Herculaneum was an ancient Roman town destroyed by volcanic pyroclastic flows in AD 79, located in the territory of the current commune of Ercolano, in the Italian region of Campania in the shadow of Mt...
and, especially, Paestum
Paestum is the classical Roman name of a major Graeco-Roman city in the Campania region of Italy. It is located in the north of Cilento, near the coast about 85 km SE of Naples in the province of Salerno, and belongs to the commune of Capaccio, officially also named...
were foundational to his later work. He was among the first German architects to see the early Doric
The Doric order was one of the three orders or organizational systems of ancient Greek or classical architecture; the other two canonical orders were the Ionic and the Corinthian.-History:...
buildings at Paestum.
Upon returning from Italy, Weinbrenner worked briefly in Strasbourg
Strasbourg is the capital and principal city of the Alsace region in eastern France and is the official seat of the European Parliament. Located close to the border with Germany, it is the capital of the Bas-Rhin département. The city and the region of Alsace are historically German-speaking,...
Hanover or Hannover, on the river Leine, is the capital of the federal state of Lower Saxony , Germany and was once by personal union the family seat of the Hanoverian Kings of Great Britain, under their title as the dukes of Brunswick-Lüneburg...
, but established himself in Karlsruhe
The City of Karlsruhe is a city in the southwest of Germany, in the state of Baden-Württemberg, located near the French-German border.Karlsruhe was founded in 1715 as Karlsruhe Palace, when Germany was a series of principalities and city states...
, where he would make his career as the official architect, working for both government and private clients. Karlsruhe was established in 1715 to replace a former capital and become the capital of the newly created Grand Duchy of Baden
Grand Duchy of Baden
The Grand Duchy of Baden was a historical state in the southwest of Germany, on the east bank of the Rhine. It existed between 1806 and 1918.-History:...
– now a central German state but then a sovereign principality. A generation of architects were trained under his supervision, and in 1825 he helped establish the Polytechnic School in Karlsruhe. With the architects he trained and the publication of his work, a "Weinbrenner style" of Classicism developed. Weinbrenner is, of course, the architect principally responsible for creating Karlsruhe as a Classical city and, beginning with his 1797 General Plan, for the development of the city plan with an official Protestant church (Stadtkirche) (1807–15), City Hall (1821–25) on the Triumphal Road leading to the Princely palace. Most of Weinbrenner's buildings were reconstructed in the 1950s following their destruction in the Second World War.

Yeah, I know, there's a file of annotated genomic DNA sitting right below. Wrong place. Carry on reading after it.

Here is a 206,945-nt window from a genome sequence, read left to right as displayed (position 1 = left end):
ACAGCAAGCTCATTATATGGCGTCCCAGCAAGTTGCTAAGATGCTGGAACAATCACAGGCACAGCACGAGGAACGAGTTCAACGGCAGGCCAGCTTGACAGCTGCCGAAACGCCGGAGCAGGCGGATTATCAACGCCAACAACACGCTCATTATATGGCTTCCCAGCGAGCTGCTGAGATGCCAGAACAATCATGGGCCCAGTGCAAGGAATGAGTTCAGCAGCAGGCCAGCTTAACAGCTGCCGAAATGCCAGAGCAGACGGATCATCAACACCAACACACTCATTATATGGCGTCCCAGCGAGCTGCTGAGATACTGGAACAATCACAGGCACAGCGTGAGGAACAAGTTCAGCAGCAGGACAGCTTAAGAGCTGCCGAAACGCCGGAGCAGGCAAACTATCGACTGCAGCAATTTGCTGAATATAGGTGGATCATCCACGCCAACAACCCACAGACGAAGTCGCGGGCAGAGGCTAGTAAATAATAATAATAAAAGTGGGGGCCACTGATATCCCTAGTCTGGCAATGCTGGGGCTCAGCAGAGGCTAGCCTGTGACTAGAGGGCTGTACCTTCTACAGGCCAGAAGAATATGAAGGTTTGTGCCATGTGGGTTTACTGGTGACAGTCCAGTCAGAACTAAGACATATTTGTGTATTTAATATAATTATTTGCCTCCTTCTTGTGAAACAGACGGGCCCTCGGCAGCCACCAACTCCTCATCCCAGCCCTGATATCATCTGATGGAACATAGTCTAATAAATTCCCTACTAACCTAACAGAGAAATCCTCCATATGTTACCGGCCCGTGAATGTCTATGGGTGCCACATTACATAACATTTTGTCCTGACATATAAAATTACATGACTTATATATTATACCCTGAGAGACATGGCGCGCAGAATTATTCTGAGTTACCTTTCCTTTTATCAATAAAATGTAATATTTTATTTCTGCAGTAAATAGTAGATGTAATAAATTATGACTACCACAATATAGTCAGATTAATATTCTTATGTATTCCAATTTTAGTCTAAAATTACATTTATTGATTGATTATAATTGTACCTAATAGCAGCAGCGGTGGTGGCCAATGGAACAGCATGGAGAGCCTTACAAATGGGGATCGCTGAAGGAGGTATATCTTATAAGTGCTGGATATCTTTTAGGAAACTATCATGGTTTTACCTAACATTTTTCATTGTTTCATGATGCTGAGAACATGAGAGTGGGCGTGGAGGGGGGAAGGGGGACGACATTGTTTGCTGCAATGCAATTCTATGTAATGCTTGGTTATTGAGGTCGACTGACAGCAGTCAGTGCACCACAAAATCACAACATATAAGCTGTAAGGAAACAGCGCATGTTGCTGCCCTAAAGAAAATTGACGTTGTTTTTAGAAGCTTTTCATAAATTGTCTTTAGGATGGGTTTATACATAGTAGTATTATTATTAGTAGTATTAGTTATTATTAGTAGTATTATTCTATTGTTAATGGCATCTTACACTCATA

Buildings in Karlsruhe
- Synagogue (1798-1800, burned 1871)
- Palace (1803-14, partial reconstruction 1960-63)
- Karlsruhe court theater (1804-08, burnt 1847)
- Library (1805, destroyed in World War II)
- City Hall (1805/06 and 1821/25, extensive reconstruction of the facade, interior greatly changed)
- Protestant Church (Stadtkirche), (1807-16, reconstruction after the war with a contemporary interior)
- St Stephan Catholic Church (1808-14, reconstruction without reconstruction of the interior 1951-55)
- Southern city gate, demolished at the end of the 19th century
- Stephanienbad at Karlsruhe-Beiertheim (1811, now used as a church)
- Museum (1813-14, burnt 1918)
- Western city gate (1817-21, partially destroyed in World War II , later demolished)
- Ständehaus (1820-22, destroyed 1944)
- Mint (1826-27)